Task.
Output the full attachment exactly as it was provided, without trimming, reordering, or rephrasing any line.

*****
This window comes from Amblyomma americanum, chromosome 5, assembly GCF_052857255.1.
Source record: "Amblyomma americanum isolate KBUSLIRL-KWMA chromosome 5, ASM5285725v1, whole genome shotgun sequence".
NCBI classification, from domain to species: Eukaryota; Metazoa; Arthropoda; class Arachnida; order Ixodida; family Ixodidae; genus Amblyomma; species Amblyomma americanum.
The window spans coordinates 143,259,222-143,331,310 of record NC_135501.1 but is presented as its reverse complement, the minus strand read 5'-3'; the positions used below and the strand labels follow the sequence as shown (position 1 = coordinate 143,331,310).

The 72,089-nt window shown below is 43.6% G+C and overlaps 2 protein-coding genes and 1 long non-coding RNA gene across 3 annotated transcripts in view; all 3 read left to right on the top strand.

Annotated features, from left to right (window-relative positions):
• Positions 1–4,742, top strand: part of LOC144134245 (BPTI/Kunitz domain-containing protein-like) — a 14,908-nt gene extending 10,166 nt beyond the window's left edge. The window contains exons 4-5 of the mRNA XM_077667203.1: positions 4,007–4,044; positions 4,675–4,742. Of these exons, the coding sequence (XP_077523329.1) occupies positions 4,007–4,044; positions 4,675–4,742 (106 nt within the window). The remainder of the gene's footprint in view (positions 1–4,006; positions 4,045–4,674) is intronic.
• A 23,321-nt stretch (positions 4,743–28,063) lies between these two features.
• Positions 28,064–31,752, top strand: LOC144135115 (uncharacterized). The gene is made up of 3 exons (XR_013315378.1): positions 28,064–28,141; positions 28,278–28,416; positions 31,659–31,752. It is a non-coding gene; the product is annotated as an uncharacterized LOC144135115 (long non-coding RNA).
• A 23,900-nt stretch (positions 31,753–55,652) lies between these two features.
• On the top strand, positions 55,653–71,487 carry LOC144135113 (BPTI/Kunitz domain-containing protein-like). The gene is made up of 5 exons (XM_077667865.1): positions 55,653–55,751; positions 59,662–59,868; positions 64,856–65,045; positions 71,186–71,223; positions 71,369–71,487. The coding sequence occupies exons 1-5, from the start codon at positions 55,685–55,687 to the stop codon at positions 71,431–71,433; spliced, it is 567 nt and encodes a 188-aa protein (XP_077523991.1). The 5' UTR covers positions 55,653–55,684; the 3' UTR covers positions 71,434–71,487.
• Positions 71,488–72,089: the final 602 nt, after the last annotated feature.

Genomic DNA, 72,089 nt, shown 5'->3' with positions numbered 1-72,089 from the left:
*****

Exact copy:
This window comes from Amblyomma americanum, chromosome 5, assembly GCF_052857255.1.
Source record: "Amblyomma americanum isolate KBUSLIRL-KWMA chromosome 5, ASM5285725v1, whole genome shotgun sequence".
NCBI classification, from domain to species: Eukaryota; Metazoa; Arthropoda; class Arachnida; order Ixodida; family Ixodidae; genus Amblyomma; species Amblyomma americanum.
The window spans coordinates 143,259,222-143,331,310 of record NC_135501.1 but is presented as its reverse complement, the minus strand read 5'-3'; the positions used below and the strand labels follow the sequence as shown (position 1 = coordinate 143,331,310).

The 72,089-nt window shown below is 43.6% G+C and overlaps 2 protein-coding genes and 1 long non-coding RNA gene across 3 annotated transcripts in view; all 3 read left to right on the top strand.

Annotated features, from left to right (window-relative positions):
• Positions 1–4,742, top strand: part of LOC144134245 (BPTI/Kunitz domain-containing protein-like) — a 14,908-nt gene extending 10,166 nt beyond the window's left edge. The window contains exons 4-5 of the mRNA XM_077667203.1: positions 4,007–4,044; positions 4,675–4,742. Of these exons, the coding sequence (XP_077523329.1) occupies positions 4,007–4,044; positions 4,675–4,742 (106 nt within the window). The remainder of the gene's footprint in view (positions 1–4,006; positions 4,045–4,674) is intronic.
• A 23,321-nt stretch (positions 4,743–28,063) lies between these two features.
• Positions 28,064–31,752, top strand: LOC144135115 (uncharacterized). The gene is made up of 3 exons (XR_013315378.1): positions 28,064–28,141; positions 28,278–28,416; positions 31,659–31,752. It is a non-coding gene; the product is annotated as an uncharacterized LOC144135115 (long non-coding RNA).
• A 23,900-nt stretch (positions 31,753–55,652) lies between these two features.
• On the top strand, positions 55,653–71,487 carry LOC144135113 (BPTI/Kunitz domain-containing protein-like). The gene is made up of 5 exons (XM_077667865.1): positions 55,653–55,751; positions 59,662–59,868; positions 64,856–65,045; positions 71,186–71,223; positions 71,369–71,487. The coding sequence occupies exons 1-5, from the start codon at positions 55,685–55,687 to the stop codon at positions 71,431–71,433; spliced, it is 567 nt and encodes a 188-aa protein (XP_077523991.1). The 5' UTR covers positions 55,653–55,684; the 3' UTR covers positions 71,434–71,487.
• Positions 71,488–72,089: the final 602 nt, after the last annotated feature.

Genomic DNA, 72,089 nt, shown 5'->3' with positions numbered 1-72,089 from the left: